Late-night TV hosts are still looking for honor, possibly a good TV movie of the week about themselves. Does it matter?
In response to Jay Leno's return to "The Tonight Show," Conan O'Brien says in an upcoming CBS' "60 Minutes" interview that "if roles had been reversed, I know -- I know me, I wouldn't have done that."
Reversal. That's part of the entertainment marketing formula TV counts on to thrive. TV talent and executives are built up, torn down, and then, if things work out -- brought back for a return.
Nice TV or film story. Though we have seen it before, intense television fans love the drama on -- and off -- the screen. It keeps TV consumer and business magazines hopping.
The next story: Will there be a return for O'Brien? How about NBC and its fortunes -- or that of its highly criticized chief executive Jeff Zucker?
Twenty million dollars? Thirty million dollars? O'Brien says he would have turned NBC down if the roles were reversed. Will consumers still be intrigued over this story come November, when he gets back on the air at TBS?
Leno is now back at "The Tonight Show" with a 1.1 to 1.0 rating among 18-49 viewers, while CBS's "Late Show with David Letterman" is hovering around a 0.9. This isn't good.
"The Tonight Show" is still down 38% from the 1.6 to 1.7 rating level O'Brien was at when finishing his first run of "The Tonight Show" in the summer of 2009. How does NBC sell "The Tonight Show" during this upfront? It may get to worry less. The good news is that the advertising market appears very strong.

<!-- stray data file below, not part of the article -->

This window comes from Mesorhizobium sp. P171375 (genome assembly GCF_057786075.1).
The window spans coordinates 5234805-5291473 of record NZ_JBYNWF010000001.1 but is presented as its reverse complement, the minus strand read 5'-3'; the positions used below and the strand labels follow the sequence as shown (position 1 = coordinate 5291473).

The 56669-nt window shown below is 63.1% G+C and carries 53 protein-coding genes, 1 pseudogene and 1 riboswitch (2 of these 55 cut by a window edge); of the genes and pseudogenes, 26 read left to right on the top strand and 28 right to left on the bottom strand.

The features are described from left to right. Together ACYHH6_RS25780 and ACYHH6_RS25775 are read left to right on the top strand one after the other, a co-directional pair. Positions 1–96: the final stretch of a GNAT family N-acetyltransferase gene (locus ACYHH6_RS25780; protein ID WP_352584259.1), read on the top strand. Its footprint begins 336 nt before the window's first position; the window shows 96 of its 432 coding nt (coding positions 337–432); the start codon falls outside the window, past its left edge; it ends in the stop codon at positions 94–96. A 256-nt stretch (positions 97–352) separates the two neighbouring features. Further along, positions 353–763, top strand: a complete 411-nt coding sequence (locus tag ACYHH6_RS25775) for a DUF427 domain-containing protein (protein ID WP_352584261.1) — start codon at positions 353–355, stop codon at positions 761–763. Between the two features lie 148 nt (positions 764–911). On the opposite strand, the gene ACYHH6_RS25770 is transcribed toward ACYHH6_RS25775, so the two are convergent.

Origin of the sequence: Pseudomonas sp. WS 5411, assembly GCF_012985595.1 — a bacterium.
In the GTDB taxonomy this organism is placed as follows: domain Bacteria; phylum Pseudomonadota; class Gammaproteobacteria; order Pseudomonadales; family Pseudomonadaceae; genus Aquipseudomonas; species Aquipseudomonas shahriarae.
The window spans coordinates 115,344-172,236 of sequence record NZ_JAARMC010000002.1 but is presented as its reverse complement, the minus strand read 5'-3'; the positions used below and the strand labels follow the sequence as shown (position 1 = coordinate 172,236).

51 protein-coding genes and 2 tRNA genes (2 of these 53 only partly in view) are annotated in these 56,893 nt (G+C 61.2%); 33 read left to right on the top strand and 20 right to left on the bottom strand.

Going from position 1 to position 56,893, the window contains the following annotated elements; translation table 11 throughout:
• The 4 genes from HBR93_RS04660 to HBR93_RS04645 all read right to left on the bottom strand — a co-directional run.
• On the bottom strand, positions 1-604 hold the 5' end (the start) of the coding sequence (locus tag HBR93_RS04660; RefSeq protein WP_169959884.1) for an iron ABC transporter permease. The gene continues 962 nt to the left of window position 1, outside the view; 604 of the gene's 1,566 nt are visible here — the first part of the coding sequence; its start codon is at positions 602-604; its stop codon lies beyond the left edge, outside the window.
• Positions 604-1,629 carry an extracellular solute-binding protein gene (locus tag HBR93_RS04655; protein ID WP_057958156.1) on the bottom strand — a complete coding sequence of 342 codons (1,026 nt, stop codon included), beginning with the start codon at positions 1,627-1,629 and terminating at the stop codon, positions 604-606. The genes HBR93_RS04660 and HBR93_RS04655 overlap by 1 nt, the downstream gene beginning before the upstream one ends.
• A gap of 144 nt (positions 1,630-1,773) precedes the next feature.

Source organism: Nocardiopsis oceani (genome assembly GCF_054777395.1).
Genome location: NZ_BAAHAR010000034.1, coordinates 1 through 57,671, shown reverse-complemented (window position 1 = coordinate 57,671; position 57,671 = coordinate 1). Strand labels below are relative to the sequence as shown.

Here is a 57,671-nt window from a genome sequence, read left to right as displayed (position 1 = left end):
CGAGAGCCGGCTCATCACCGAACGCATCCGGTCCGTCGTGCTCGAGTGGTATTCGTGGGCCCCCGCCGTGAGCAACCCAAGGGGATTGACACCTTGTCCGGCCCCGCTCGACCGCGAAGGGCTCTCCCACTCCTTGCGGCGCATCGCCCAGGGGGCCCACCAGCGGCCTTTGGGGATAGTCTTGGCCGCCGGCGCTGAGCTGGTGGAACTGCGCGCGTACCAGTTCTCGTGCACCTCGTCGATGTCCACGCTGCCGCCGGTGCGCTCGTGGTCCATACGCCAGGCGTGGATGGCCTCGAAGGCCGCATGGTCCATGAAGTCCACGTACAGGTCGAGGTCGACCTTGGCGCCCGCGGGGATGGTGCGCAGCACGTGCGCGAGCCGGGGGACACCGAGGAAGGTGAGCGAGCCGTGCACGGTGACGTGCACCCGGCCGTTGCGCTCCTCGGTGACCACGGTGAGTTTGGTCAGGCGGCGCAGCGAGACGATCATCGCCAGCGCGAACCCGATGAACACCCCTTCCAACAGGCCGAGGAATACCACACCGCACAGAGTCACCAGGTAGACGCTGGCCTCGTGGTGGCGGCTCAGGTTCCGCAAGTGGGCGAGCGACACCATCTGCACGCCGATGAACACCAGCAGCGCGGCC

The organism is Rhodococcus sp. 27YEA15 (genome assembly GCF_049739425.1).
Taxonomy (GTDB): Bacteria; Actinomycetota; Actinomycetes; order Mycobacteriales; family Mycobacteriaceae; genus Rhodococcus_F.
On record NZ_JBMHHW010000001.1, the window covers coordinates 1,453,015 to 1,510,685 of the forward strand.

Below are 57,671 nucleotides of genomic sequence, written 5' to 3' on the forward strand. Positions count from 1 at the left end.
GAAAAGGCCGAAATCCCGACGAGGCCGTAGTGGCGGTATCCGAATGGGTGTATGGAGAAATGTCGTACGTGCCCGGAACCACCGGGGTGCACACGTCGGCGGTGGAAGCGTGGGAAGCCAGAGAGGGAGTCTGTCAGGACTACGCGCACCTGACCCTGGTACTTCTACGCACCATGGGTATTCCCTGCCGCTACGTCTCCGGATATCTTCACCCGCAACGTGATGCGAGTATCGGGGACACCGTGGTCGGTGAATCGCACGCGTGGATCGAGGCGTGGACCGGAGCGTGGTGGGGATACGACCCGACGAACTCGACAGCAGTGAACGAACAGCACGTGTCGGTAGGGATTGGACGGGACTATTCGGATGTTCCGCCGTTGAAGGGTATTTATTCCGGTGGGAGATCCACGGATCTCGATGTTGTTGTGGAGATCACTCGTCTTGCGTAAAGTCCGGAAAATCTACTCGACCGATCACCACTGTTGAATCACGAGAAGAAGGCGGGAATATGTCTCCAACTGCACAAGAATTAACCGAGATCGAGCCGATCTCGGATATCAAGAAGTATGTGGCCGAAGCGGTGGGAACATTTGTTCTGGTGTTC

Despite what O'Brien said was his problem with Leno, viewers may look at it differently.
Starting around five years ago as NBC as host of "The Tonight Show," Leno told viewers -- on the air -- that he wanted to retire and spend time with his wife, and leave everything to O'Brien. He was told to say that publicly because of what NBC dictated: which was for him to leave. But as we now know, that wasn't the truth.
Leno is now looking for a complete reversal of fortune of his own. But does he deserve that? Forget about what he did to O'Brien. Forget about what NBC made him do. Leno said: "This is all business." Yes, it is. So when you tell your consumers who buy your product what you are about, you'd better deliver.
The end result, from a business and marketing point of view, is that some of Leno's viewers were cheated -- and maybe even his advertisers.